MacPhail joins Orioles front office
Former Cubs exec named president of baseball operations
BALITMORE -- Just two days after dismissing manager Sam Perlozzo, Baltimore has begun the process of making a series of upper-level changes.The Orioles hired Andy MacPhail as its president of baseball operations on Wednesday. MacPhail, 54, who was a integral part of two World Series championships in Minnesota, will fill the position vacated last month when Joe Foss resigned to accept a position with a Baltimore-based developer of retirement communities. Foss' background was concentrated on business and finance, but MacPhail comes from a family of famed baseball minds and said he will be very involved with personnel moves and the final on-field product. "I'm absolutely responsible for baseball operations," MacPhail said in a press conference. "I like one voice. I like simplicity. I'm looking for all the help I can get, but at the end of the day, I have to believe that it's the right thing. I have to say, 'This is the best thing for the Baltimore Orioles.'" Much of the familiarity between MacPhail and Orioles' owner Peter Angelos stems from them working together on labor negotiations in 2002 and 2006. MacPhail said he spoke with Angelos on several occasions over the past few months, and was offered the position on Saturday. "Peter Angelos has entrusted me to run his baseball operations," he said. "I've known Peter since 2002 and I've never seen him do anything he didn't say he was going to do. I probably have the benefit of knowing Peter in a baseball context better than anyone in the game. I think Peter has a level of comfort with me as a human being and he's seen me in a different environment. I've always liked him and admired him." The close relationship with Angelos isn't the only tie MacPhail has with the city of Baltimore. MacPhail moved to Baltimore in 1958 when he was five and stayed for eight years while his father, Hall of Fame executive Lee MacPhail, ran the Orioles from 1958 to 1965. Lee is credited with building the Orioles' first title team in 1966, though he left for the New York Yankees before the 1966 season. MacPhail's grandfather, Larry, is also enshrined in the Hall of Fame for his contributions to the game, and the family has a road bearing its name in Bel Air, Md. "The first team I ever rooted for as a kid never leaves you," MacPhail said after he stepped away from the podium. "It's like your first kiss -- you always remember. This is what I want to do and this is what I want to focus on."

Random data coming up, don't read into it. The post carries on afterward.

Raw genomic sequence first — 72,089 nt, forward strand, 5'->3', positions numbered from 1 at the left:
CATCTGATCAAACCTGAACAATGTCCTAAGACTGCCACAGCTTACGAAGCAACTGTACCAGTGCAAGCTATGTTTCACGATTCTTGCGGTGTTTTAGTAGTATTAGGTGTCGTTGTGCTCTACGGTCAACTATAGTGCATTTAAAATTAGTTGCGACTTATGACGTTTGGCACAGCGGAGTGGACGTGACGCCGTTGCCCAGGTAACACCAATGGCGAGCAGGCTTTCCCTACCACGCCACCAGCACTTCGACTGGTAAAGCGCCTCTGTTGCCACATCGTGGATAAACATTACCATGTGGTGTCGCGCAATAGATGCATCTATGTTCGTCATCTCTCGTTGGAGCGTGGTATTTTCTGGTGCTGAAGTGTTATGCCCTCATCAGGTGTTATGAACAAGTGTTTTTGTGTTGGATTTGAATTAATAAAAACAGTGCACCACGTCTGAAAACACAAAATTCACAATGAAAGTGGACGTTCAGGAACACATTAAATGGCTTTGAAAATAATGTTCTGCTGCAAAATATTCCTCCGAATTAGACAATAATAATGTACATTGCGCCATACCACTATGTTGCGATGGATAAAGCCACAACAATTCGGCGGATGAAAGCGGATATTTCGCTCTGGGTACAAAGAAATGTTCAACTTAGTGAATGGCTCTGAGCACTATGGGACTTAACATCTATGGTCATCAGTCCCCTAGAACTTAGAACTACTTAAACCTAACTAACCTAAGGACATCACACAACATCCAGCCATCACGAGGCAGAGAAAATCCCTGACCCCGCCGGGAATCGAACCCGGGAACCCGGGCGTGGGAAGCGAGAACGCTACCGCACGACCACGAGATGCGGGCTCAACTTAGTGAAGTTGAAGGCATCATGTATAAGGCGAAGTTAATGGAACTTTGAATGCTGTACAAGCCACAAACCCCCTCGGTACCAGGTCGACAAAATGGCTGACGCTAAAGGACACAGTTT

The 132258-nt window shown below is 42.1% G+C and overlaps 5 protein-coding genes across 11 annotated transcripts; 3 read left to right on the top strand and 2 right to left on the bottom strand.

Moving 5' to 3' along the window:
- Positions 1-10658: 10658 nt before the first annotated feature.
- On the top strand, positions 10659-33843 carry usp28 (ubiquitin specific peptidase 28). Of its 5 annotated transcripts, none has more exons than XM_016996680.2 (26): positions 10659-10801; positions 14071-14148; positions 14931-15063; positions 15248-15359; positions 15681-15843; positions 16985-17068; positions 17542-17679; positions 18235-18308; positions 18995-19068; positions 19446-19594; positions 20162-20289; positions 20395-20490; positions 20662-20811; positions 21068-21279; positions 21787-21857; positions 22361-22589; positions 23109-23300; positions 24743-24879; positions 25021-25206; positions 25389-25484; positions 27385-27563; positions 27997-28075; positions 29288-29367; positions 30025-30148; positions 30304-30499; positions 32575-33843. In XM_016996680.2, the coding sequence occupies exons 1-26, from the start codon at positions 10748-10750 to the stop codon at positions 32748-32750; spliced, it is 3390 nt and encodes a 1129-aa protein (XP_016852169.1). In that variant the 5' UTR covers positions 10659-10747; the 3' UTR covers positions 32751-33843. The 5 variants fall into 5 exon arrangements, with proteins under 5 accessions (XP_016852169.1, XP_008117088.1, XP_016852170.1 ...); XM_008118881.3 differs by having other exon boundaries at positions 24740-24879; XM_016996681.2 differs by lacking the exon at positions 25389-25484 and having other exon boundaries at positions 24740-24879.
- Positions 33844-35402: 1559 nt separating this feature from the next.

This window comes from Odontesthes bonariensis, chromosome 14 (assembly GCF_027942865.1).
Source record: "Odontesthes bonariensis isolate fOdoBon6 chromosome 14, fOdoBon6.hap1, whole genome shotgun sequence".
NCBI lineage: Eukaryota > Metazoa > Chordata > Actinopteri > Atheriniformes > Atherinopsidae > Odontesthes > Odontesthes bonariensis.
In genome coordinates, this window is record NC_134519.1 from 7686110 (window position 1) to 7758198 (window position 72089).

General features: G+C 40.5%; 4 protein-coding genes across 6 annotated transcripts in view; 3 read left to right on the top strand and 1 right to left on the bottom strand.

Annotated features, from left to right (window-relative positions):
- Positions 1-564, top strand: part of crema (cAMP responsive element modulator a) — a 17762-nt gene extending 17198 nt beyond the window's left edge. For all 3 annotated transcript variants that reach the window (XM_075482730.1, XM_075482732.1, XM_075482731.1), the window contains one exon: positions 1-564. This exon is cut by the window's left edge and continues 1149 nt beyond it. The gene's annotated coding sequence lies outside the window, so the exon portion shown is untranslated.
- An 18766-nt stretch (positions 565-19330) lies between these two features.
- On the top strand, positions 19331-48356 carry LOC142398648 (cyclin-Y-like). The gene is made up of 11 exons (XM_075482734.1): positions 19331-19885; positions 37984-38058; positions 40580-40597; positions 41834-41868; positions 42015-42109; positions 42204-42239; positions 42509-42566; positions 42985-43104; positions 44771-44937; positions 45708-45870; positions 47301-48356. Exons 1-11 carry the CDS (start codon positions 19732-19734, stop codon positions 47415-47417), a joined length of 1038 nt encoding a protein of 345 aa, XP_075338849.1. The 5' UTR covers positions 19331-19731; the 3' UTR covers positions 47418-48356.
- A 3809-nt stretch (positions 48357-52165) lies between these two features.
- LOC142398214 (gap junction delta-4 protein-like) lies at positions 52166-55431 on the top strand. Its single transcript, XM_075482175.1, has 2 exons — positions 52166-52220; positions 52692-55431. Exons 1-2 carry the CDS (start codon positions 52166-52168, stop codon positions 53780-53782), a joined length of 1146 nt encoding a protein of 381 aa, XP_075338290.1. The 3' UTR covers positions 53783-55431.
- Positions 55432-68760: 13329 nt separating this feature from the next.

|"What I'd like to achieve here, other than the obvious, win a lot of games and go to the World Series, is I think it's important to try to develop a team that has a character in it. The Orioles had their 'Oriole Way.' And we need to find ours."|
|-- Andy MacPhail|
Geremy Bass is an associate reporter for MLB.com. This story was not subject to the approval of Major League Baseball or its clubs.